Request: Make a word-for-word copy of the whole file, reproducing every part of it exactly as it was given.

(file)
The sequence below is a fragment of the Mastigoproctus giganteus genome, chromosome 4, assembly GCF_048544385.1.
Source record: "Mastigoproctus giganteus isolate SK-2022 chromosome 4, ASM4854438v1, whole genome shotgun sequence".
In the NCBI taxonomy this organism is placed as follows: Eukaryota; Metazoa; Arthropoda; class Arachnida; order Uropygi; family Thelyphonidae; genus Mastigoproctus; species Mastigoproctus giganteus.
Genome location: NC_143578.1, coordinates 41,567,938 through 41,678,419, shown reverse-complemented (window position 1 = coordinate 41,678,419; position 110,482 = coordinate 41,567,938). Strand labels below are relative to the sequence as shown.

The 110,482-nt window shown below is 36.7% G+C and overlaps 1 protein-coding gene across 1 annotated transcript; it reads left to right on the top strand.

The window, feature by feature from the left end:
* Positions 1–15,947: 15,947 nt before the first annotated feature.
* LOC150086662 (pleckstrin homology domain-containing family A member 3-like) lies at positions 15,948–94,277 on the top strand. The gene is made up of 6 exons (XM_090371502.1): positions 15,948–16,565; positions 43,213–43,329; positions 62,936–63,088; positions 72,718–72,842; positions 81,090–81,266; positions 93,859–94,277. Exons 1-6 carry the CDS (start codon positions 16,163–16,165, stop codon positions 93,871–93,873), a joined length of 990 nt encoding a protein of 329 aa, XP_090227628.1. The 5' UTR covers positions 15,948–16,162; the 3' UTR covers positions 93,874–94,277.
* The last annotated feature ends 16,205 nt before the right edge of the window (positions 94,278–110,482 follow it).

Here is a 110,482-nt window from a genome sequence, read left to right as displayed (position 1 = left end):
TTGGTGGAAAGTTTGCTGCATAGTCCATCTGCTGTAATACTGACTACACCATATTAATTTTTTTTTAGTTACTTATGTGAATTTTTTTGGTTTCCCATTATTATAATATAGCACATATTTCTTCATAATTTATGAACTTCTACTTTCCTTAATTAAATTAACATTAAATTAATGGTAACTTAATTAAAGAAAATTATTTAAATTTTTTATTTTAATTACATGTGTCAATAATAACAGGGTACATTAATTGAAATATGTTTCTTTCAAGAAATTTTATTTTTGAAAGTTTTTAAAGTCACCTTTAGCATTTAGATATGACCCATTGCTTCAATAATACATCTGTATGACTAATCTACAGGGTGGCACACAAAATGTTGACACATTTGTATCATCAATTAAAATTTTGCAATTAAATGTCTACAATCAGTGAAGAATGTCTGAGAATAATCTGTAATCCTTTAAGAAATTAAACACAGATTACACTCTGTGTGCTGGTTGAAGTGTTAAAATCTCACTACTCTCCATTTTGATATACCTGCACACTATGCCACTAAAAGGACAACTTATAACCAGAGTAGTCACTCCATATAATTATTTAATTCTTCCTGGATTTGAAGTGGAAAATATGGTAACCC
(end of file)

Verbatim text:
The sequence below is a fragment of the Mastigoproctus giganteus genome, chromosome 4, assembly GCF_048544385.1.
Source record: "Mastigoproctus giganteus isolate SK-2022 chromosome 4, ASM4854438v1, whole genome shotgun sequence".
In the NCBI taxonomy this organism is placed as follows: Eukaryota; Metazoa; Arthropoda; class Arachnida; order Uropygi; family Thelyphonidae; genus Mastigoproctus; species Mastigoproctus giganteus.
Genome location: NC_143578.1, coordinates 41,567,938 through 41,678,419, shown reverse-complemented (window position 1 = coordinate 41,678,419; position 110,482 = coordinate 41,567,938). Strand labels below are relative to the sequence as shown.

The 110,482-nt window shown below is 36.7% G+C and overlaps 1 protein-coding gene across 1 annotated transcript; it reads left to right on the top strand.

The window, feature by feature from the left end:
* Positions 1–15,947: 15,947 nt before the first annotated feature.
* LOC150086662 (pleckstrin homology domain-containing family A member 3-like) lies at positions 15,948–94,277 on the top strand. The gene is made up of 6 exons (XM_090371502.1): positions 15,948–16,565; positions 43,213–43,329; positions 62,936–63,088; positions 72,718–72,842; positions 81,090–81,266; positions 93,859–94,277. Exons 1-6 carry the CDS (start codon positions 16,163–16,165, stop codon positions 93,871–93,873), a joined length of 990 nt encoding a protein of 329 aa, XP_090227628.1. The 5' UTR covers positions 15,948–16,162; the 3' UTR covers positions 93,874–94,277.
* The last annotated feature ends 16,205 nt before the right edge of the window (positions 94,278–110,482 follow it).

Here is a 110,482-nt window from a genome sequence, read left to right as displayed (position 1 = left end):
TTGGTGGAAAGTTTGCTGCATAGTCCATCTGCTGTAATACTGACTACACCATATTAATTTTTTTTTAGTTACTTATGTGAATTTTTTTGGTTTCCCATTATTATAATATAGCACATATTTCTTCATAATTTATGAACTTCTACTTTCCTTAATTAAATTAACATTAAATTAATGGTAACTTAATTAAAGAAAATTATTTAAATTTTTTATTTTAATTACATGTGTCAATAATAACAGGGTACATTAATTGAAATATGTTTCTTTCAAGAAATTTTATTTTTGAAAGTTTTTAAAGTCACCTTTAGCATTTAGATATGACCCATTGCTTCAATAATACATCTGTATGACTAATCTACAGGGTGGCACACAAAATGTTGACACATTTGTATCATCAATTAAAATTTTGCAATTAAATGTCTACAATCAGTGAAGAATGTCTGAGAATAATCTGTAATCCTTTAAGAAATTAAACACAGATTACACTCTGTGTGCTGGTTGAAGTGTTAAAATCTCACTACTCTCCATTTTGATATACCTGCACACTATGCCACTAAAAGGACAACTTATAACCAGAGTAGTCACTCCATATAATTATTTAATTCTTCCTGGATTTGAAGTGGAAAATATGGTAACCC